Top of the list must be the founder and CEO of Amazon, Jeff Bezos, who announced his resignation as the company’s chief executive on 2nd February 2021. He’s continuing as an ‘executive chair’ which means he’s keeping a close eye on the company, while giving himself time to engage with other initiatives. The news was unexpected. The stock price fell 12% over the next five weeks before rallying to a fresh record high two months later. So, either investors aren’t fussed by Bezos’s departure, or they’re confident he’s still exercising control over his baby.
It must be pretty galling for a CEO if your company’s share price rallies after you leave. That was the fate of Jeff Immelt when he announced he was stepping down from GE. The stock jumped 5% on the day. Investors were happy to see the back of Jeff, blaming him for a near 30% decline in GE’s stock price during his tenure, while the wider market had more than doubled over the same period. Whether it was fair to blame Mr Immelt or not, the market certainly blew him a raspberry.
Leaving under a cloud
Of course, the way a CEO leaves can be critical to how the stock price subsequently behaves. Back in 2015 the stock price of McDonald’s rallied sharply after it was announced that Steve Easterbrook would replace Don Thompson as CEO. Fast forward to 2019 and it was Easterbrook who was shown the door. Mr Easterbrook was accused of violating company policy by engaging in an intimate relationship with an employee. Things have gone from bad to worse with the former CEO now accused of lying and potential fraud. The stock fell around 5% between November 2020 and January 2021. But the shares are comfortably higher than they were when Mr Easterbrook departed, suggesting that investors are perfectly sanguine about the whole affair.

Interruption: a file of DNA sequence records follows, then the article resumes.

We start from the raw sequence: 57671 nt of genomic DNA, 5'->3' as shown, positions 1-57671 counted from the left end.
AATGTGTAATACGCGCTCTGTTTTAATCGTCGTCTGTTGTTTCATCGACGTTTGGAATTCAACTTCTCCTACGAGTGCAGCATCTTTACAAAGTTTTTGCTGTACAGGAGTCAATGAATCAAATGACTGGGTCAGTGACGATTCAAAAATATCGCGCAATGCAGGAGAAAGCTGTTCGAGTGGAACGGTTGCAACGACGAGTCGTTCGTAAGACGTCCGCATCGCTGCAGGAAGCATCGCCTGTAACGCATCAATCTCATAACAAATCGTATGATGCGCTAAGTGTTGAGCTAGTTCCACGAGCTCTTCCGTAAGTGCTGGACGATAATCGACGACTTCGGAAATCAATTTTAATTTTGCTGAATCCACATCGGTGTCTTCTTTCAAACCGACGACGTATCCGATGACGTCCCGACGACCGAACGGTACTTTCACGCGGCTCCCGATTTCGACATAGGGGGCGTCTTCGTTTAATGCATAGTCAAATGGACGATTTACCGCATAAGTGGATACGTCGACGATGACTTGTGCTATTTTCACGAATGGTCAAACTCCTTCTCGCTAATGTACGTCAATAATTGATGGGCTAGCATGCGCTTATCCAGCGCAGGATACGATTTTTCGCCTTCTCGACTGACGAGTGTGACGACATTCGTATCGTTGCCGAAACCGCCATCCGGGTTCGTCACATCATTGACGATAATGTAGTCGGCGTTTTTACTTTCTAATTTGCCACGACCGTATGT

Starbucks had four stores when Howard Schultz joined in 1982. Mr Shultz went on to buy the company in 1987 and drove its expansion to the point where the company became a household name with tens of thousands of branches worldwide. Mr Schultz was synonymous with Starbucks, so perhaps investors were right to be nervous when he stood aside from the company in June 2018. The stock fell from $55 to just over $47 in the space of a week, but subsequently recovered.
Steve Jobs is another CEO who was seen as indivisible from the company he founded. Regrettably, it was ill-health that forced Mr Jobs to retire from Apple back in 2011. He was considered irreplaceable by many investors who saw him as not only the genius that he undoubtedly was, but also as a visionary whose legacy couldn’t be bettered. So, it looked like his successor would be on a hiding to nothing. Indeed, Apple’s stock price fell around 5% to just over $50 following his departure. But since Tim Cook took over as CEO, Apple has continued to be a major holding for investors, and the shares traded above $180 in early 2022.
Of course, the one thing all these companies have in common is that they are amongst the largest in the world. They are well-established with solid business models and their success, or failure, is always going to be bigger than one man. Investors want to own these stocks and share in these companies’ fortunes. But significant failures do occur, and often these are blamed, rightly or wrongly, at the door of a single individual. Remember Dick Fuld of Lehman Brothers, Kenneth Lay of Enron, and Bernie Madoff? These guys are a reminder that investors would be wise to carry out all due diligence and check out the person at the top. Unfortunately, there’s no guarantee that you can always spot a wrong ‘un.